I met Ray Boehmer in a summer course in Champaign in 1973.  I think the course was Comparative Education and Ray was the star student because of his experiences in Colombia and in Bayamon, Puerto Rico.  I met Jackie the month before and we married several years after.  I taught in in the same school as Ray the year before he did and Jackie taught there the year after.  Ray taught the group of students in eighth grade that I had taught in seventh grade.  Our lives have been entwined like that ever since.  I recall camping together in Illinois, especially in the Shawnee National Forest, and Wisconsin, sharing the cabin in Minnesota, and an epic trek to southern Arizona and back.  The constants throughout were Ray’s humor and enthusiasm and, of course, birds and beers.  His passion for birding infected us.  We tried to visit every time we were in Champaign for family events.  We shared parallel careers, trials and triumphs, many laughs, a few insights, and a few beers.  We’re sorry we couldn’t attend the memorial but spent the afternoon in the Morley Nelson Snake River Birds of Prey area and the evening at Highlands Hollow brew pub, our local pub.  Ray would have appreciated both places.

Liesel and Tad, we can only imagine the loss you feel.  We will miss Ray and think of him every time we spot a bird or have a beer, both of which happen regularly.  We will think of you too and hope to see you when we visit Champaign.  You are in our thoughts.  Take care.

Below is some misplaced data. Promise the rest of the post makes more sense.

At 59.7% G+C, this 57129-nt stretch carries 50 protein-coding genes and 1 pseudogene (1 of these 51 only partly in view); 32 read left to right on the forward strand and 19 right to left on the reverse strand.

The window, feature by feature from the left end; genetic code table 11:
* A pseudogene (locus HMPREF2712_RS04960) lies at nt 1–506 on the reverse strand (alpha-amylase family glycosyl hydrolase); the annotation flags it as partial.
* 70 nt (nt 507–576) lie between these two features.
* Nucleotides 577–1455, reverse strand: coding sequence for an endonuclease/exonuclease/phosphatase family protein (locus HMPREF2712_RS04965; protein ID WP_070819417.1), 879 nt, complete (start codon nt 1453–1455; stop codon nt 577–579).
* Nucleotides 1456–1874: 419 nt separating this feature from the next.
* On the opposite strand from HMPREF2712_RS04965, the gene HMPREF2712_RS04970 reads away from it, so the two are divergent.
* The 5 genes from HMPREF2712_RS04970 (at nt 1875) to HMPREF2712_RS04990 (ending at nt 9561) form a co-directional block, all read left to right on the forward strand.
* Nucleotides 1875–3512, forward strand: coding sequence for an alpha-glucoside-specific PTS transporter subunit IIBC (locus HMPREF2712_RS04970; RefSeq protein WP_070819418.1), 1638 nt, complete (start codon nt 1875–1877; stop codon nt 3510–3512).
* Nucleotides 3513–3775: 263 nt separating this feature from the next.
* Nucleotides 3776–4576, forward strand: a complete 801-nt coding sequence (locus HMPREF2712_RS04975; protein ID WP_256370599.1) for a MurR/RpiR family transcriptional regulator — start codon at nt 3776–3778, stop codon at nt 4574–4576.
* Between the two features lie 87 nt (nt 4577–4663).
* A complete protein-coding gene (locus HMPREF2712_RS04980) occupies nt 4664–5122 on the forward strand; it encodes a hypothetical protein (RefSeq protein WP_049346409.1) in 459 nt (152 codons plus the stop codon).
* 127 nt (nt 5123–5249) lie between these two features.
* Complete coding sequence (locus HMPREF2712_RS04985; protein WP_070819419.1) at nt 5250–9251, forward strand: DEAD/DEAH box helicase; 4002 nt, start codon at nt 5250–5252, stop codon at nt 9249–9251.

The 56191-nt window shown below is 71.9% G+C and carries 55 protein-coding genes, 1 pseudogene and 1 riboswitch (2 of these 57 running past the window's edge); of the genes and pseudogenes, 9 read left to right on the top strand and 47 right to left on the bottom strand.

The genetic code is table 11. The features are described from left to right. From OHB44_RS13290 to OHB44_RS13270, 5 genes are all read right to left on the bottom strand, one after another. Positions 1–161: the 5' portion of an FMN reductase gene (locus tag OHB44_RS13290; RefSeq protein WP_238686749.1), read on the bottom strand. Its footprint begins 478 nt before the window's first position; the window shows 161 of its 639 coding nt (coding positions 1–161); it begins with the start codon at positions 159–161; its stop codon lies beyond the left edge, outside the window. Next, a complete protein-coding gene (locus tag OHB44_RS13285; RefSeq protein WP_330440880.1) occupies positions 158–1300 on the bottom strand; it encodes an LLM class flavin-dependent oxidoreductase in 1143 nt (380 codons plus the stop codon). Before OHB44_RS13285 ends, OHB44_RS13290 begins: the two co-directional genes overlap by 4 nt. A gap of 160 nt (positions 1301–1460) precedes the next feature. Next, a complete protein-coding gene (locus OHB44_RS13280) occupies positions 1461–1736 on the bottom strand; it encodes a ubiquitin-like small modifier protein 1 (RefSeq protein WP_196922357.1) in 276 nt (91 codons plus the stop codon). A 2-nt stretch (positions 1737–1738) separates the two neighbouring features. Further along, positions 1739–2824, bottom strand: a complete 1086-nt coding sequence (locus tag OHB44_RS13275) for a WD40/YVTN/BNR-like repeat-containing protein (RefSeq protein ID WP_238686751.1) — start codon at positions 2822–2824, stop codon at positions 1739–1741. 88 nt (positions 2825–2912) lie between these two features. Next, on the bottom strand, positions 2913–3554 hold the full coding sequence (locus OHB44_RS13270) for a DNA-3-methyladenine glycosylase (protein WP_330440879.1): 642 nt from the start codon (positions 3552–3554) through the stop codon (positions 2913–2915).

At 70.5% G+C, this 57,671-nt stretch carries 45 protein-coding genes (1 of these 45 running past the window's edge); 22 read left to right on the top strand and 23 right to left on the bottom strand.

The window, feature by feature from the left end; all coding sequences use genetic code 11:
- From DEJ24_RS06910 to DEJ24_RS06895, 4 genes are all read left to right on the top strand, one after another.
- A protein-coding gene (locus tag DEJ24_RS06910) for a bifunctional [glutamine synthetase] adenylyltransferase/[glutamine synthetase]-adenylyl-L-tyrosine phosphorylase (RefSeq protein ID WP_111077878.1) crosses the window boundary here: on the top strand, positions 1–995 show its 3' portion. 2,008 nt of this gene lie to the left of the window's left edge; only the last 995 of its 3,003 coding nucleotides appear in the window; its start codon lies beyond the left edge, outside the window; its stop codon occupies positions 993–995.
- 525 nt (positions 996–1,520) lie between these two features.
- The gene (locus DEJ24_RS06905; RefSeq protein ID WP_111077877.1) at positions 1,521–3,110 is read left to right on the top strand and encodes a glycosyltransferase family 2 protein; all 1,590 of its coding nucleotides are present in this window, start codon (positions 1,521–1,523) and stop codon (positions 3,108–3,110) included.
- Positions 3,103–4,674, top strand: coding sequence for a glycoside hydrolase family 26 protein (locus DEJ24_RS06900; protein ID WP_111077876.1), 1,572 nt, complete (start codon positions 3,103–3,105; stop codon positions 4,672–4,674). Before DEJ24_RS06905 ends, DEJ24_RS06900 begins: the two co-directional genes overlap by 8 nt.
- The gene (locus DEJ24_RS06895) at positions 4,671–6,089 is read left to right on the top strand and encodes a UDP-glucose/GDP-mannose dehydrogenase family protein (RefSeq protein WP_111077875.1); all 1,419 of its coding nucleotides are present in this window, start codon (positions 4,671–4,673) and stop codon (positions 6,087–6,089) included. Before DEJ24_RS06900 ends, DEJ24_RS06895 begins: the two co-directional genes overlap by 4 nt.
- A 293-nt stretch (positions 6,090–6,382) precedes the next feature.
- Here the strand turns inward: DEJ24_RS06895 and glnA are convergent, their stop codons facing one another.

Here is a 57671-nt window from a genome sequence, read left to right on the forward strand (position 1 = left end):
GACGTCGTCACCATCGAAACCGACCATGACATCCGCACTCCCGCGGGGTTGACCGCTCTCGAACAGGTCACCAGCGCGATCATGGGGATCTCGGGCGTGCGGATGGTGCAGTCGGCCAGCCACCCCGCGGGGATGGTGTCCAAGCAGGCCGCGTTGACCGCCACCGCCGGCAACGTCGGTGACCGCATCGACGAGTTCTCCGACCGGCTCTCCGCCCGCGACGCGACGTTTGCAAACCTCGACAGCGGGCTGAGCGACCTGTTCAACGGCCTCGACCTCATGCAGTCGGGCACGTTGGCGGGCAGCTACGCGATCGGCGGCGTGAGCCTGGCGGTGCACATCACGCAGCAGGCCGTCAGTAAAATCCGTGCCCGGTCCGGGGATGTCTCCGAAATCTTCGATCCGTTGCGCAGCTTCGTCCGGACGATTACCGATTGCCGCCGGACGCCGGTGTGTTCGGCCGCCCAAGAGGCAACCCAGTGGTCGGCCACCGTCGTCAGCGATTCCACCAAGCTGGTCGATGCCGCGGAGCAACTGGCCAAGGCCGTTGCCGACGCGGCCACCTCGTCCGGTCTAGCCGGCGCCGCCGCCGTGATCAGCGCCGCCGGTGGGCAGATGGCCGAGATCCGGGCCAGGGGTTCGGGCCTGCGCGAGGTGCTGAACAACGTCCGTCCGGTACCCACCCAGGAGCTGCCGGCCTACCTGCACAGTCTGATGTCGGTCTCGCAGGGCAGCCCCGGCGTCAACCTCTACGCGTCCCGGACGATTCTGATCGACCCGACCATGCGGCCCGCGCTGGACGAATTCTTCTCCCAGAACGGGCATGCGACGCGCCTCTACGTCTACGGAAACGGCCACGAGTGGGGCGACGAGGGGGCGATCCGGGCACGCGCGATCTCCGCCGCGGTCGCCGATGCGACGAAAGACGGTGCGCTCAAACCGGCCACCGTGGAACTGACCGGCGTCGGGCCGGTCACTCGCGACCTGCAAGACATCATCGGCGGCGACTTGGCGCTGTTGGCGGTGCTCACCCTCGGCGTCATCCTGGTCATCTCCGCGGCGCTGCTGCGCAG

Ted Singletary & Jackie Jarboe

Boise, Idaho


Dear Liesel and Tad,

Brian and I were so sad to learn of Ray’s passing. We have such fond memories of Ray. Brian remembers vividly a birding trip he went on with Ray, Earl and Jim Lichtenstein. Ray was without a doubt the best birder we knew. We also remember his 33and 1/3 birthday party. The 33 and 1/3 is lost on young people today as the speed of a vinyl album, and Ray was so clever to link that to becoming 1/3 of a century old! What youngsters we were then and didn’t know it. We also remember Ray telling us about eating bugs and caterpillars to see what they tasted like, until he ate a very bitter beetle. All these memories highlight Ray’s zest for life and his unstoppable sense of humor.

My favorite memory of Ray is when you came to the Cape to visit. We went on a whale watch and I think we saw a number of whales. But more personally, I remember our daughter Shannon playing with Tad and enjoying a chance to be a “big sister.” We went to South Cape Beach and the kids had so much fun playing in the sand and the ocean.

It seems impossible that he is gone, but he will live on in our hearts and in the good works that he started. We are members of Audubon because we knew Ray, and we will be donating in his memory to the Illinois Audubon Society.

With much love and sincere sympathy,

Brian and Karen Dixon